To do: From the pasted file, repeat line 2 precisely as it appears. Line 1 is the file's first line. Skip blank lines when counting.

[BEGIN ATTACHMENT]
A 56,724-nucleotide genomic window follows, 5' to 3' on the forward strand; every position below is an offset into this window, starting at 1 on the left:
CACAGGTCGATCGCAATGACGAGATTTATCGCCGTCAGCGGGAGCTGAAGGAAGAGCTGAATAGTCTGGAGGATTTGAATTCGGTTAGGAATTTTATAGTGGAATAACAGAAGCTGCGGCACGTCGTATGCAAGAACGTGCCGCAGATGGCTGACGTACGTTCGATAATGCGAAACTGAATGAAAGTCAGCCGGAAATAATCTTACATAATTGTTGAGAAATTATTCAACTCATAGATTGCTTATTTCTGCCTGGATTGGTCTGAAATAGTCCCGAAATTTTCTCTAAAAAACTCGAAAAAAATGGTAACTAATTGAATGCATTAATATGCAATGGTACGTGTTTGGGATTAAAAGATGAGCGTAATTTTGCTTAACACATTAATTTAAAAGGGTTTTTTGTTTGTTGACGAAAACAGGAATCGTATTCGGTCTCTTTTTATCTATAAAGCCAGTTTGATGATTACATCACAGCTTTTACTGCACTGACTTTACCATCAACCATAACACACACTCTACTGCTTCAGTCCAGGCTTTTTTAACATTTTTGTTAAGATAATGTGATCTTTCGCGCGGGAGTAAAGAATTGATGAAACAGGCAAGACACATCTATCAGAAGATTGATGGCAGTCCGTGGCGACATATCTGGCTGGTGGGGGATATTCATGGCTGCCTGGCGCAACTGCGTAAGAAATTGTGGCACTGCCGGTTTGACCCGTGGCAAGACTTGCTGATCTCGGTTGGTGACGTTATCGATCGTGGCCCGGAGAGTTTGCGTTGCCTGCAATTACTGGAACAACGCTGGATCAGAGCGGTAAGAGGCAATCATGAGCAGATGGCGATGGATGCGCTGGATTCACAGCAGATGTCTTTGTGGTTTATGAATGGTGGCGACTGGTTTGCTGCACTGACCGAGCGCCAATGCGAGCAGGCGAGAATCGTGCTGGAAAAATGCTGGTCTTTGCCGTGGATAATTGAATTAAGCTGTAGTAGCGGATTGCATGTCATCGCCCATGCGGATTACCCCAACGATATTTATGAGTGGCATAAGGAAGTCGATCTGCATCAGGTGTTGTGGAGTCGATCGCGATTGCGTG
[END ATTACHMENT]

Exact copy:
CACAGGTCGATCGCAATGACGAGATTTATCGCCGTCAGCGGGAGCTGAAGGAAGAGCTGAATAGTCTGGAGGATTTGAATTCGGTTAGGAATTTTATAGTGGAATAACAGAAGCTGCGGCACGTCGTATGCAAGAACGTGCCGCAGATGGCTGACGTACGTTCGATAATGCGAAACTGAATGAAAGTCAGCCGGAAATAATCTTACATAATTGTTGAGAAATTATTCAACTCATAGATTGCTTATTTCTGCCTGGATTGGTCTGAAATAGTCCCGAAATTTTCTCTAAAAAACTCGAAAAAAATGGTAACTAATTGAATGCATTAATATGCAATGGTACGTGTTTGGGATTAAAAGATGAGCGTAATTTTGCTTAACACATTAATTTAAAAGGGTTTTTTGTTTGTTGACGAAAACAGGAATCGTATTCGGTCTCTTTTTATCTATAAAGCCAGTTTGATGATTACATCACAGCTTTTACTGCACTGACTTTACCATCAACCATAACACACACTCTACTGCTTCAGTCCAGGCTTTTTTAACATTTTTGTTAAGATAATGTGATCTTTCGCGCGGGAGTAAAGAATTGATGAAACAGGCAAGACACATCTATCAGAAGATTGATGGCAGTCCGTGGCGACATATCTGGCTGGTGGGGGATATTCATGGCTGCCTGGCGCAACTGCGTAAGAAATTGTGGCACTGCCGGTTTGACCCGTGGCAAGACTTGCTGATCTCGGTTGGTGACGTTATCGATCGTGGCCCGGAGAGTTTGCGTTGCCTGCAATTACTGGAACAACGCTGGATCAGAGCGGTAAGAGGCAATCATGAGCAGATGGCGATGGATGCGCTGGATTCACAGCAGATGTCTTTGTGGTTTATGAATGGTGGCGACTGGTTTGCTGCACTGACCGAGCGCCAATGCGAGCAGGCGAGAATCGTGCTGGAAAAATGCTGGTCTTTGCCGTGGATAATTGAATTAAGCTGTAGTAGCGGATTGCATGTCATCGCCCATGCGGATTACCCCAACGATATTTATGAGTGGCATAAGGAAGTCGATCTGCATCAGGTGTTGTGGAGTCGATCGCGATTGCGTG